For the last couple of weeks our newest favourite gadget has dominated the ITB offices. Almost 50 prints in and we are still fascinated by our 3D printer’s power to transform cheap filaments into a range of shapes and objects. The potential of printers like these is magical, and for tabletop nerds like us inspires all kinds of wild ideas and thoughts.

Today 3D printing is more accessible than ever, with no signs of becoming less so any time soon. Budget printers that compete with some of the highest quality machines are readily available at increasingly affordable prices. The tech is now streamlined, easy to build and sometimes very compact too. On top of all of this, a growing community of 3D printers have created countless tutorials and resources making it even easier for DIY-enthusiasts to realise their ideas through this tech.

3D printing is on the verge of being a readily-available consumer product, one that has the potential to be as widespread as ink jet printers or dishwashers. The potential for this new technology spreading across the world is huge, as reading up on the subject reveals. With experts lauding applications in science, medicine, space travel and even food – it seems that countless industries are set to undergo massive change through a whole new approach to manufacturing and distribution.

For tabletop the potential of 3D printing is revolutionary. Not just on a hobbyist level, but within the industry itself too. The most obvious change for most is the potential for print-and-play games expanding beyond their current remit, into something significantly more appealing for the average player.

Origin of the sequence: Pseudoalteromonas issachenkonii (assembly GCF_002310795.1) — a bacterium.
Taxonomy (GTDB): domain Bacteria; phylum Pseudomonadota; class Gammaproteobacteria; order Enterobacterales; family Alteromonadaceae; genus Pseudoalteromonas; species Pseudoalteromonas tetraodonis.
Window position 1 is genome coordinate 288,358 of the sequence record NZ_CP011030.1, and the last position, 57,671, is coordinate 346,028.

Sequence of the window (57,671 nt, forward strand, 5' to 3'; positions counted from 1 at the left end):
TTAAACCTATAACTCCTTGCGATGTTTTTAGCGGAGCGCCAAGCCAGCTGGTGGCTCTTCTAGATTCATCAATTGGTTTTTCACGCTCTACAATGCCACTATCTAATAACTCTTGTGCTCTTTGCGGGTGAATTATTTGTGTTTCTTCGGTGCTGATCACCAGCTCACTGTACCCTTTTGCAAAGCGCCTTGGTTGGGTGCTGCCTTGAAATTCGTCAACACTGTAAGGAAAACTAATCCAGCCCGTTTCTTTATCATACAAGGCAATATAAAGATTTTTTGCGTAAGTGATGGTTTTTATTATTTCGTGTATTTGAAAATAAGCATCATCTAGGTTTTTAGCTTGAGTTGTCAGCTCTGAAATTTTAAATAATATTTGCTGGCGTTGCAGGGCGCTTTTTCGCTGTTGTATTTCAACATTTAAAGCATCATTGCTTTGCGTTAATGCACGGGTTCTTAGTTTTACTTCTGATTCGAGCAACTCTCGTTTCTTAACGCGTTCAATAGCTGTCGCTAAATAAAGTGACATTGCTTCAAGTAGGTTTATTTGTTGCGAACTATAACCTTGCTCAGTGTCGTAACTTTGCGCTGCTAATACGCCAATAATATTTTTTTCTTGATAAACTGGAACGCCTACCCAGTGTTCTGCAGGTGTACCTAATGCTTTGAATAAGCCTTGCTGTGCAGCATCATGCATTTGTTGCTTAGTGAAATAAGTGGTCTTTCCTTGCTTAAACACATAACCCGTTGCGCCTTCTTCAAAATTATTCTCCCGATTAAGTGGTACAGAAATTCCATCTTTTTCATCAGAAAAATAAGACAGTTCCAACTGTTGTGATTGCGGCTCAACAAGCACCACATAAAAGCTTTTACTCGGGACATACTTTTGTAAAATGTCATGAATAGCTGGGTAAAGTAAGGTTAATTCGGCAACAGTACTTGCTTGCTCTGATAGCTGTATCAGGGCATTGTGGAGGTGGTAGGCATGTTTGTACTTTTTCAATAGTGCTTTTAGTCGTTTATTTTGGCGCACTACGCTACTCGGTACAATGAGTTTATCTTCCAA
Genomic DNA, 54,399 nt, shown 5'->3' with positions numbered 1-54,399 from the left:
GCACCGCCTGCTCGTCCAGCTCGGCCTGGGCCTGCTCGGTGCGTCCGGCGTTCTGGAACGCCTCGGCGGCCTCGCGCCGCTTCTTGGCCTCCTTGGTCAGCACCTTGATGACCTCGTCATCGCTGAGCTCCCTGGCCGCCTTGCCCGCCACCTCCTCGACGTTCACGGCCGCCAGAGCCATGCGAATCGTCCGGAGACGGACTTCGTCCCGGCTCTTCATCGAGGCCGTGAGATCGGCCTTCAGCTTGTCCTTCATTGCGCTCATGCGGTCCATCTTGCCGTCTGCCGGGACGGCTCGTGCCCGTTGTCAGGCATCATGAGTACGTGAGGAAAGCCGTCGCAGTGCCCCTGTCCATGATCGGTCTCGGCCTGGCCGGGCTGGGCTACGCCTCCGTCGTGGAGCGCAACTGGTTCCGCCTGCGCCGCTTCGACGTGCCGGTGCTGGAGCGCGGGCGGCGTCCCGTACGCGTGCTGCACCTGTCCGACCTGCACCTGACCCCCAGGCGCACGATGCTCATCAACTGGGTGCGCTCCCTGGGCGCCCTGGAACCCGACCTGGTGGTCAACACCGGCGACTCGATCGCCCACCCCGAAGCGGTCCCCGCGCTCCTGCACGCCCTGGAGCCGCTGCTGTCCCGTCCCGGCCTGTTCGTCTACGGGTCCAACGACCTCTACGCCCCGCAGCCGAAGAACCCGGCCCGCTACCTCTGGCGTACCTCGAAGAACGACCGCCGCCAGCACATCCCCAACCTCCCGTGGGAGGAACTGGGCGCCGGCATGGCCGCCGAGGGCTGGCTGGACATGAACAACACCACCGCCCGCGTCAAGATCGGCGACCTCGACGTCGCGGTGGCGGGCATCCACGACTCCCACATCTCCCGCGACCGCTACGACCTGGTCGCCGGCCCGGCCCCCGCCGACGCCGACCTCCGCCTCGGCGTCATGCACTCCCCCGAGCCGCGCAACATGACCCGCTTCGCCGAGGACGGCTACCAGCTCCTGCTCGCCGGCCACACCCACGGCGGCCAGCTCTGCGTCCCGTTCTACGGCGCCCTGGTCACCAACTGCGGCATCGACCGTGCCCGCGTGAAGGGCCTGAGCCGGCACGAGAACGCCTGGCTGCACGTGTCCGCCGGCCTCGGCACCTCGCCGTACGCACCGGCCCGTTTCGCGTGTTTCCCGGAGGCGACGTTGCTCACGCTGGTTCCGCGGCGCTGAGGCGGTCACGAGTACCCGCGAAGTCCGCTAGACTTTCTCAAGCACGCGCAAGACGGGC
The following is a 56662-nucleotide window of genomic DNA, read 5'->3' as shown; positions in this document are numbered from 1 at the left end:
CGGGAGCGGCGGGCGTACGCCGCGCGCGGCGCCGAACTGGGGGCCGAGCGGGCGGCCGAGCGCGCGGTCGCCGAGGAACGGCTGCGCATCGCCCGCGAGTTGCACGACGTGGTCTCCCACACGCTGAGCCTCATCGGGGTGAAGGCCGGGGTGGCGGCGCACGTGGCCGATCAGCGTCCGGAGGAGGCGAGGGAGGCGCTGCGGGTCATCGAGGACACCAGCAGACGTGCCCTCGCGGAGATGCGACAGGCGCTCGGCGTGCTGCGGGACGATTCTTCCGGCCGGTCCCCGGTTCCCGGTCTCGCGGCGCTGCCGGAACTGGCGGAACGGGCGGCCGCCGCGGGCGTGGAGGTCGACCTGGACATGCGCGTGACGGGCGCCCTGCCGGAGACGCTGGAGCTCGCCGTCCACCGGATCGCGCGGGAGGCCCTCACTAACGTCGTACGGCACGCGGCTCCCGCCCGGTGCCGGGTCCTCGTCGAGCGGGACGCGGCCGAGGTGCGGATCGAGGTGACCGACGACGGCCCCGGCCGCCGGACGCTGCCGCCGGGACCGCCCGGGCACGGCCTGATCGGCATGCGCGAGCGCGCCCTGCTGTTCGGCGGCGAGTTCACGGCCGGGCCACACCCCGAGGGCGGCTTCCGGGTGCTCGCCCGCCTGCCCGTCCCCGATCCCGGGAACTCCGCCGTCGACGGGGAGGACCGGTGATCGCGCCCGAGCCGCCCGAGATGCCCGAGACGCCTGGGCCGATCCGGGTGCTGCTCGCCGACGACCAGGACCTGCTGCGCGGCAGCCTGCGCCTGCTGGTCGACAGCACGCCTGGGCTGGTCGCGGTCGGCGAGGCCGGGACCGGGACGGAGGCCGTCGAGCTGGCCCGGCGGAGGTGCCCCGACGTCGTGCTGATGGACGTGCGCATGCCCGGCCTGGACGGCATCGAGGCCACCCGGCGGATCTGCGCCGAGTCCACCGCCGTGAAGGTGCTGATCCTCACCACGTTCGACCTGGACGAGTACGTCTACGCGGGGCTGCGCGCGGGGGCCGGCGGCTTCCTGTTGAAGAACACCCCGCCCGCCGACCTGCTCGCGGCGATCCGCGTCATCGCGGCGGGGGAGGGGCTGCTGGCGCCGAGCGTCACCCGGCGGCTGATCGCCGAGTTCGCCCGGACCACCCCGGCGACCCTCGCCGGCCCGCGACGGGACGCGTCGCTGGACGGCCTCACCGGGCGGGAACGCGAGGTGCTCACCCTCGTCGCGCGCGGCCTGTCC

Many games, particularly war games, rely on miniatures and figurines to make their game come alive. Up to now there haven’t really been any alternatives to buying these sometimes expensive miniatures directly from producers (besides second-hand and a small number of pretty naff cardboard homebrew versions). With 3D printing the possibility to produce models at home means a greater ease of access, and lower costs, for many players.

Of course the DIY nature of 3D might motivate some to create pirated versions of popular models – but many companies are likely to look at online licensing; selling the files needed to print your own models at home.  This kind of technology could mean huge change for popular franchises like Warhammer (or really any game with miniatures) that will force game makers into adapting their business model. As with films and TV shifting towards streaming models, at-home distribution is easier, profitable and hugely appealing for consumers.

Another change that this revolution could bring is a more decentralised hobby. With fewer people relying on game stores to provide their products, many businesses will pivot away from brick-and-mortar sites to online retail. This shift is already being seen in many businesses, ourselves included, who rely almost entirely on online sales. But for the traditional game store, access to at-home printing could be a real problem. However, these changes aren’t entirely bad, and a shift from traditional distribution is far from a disaster. With models, miniatures and entire games being available as high quality productions from your own home, 3D printing has the potential to spread games beyond borders, making the hobby truly international.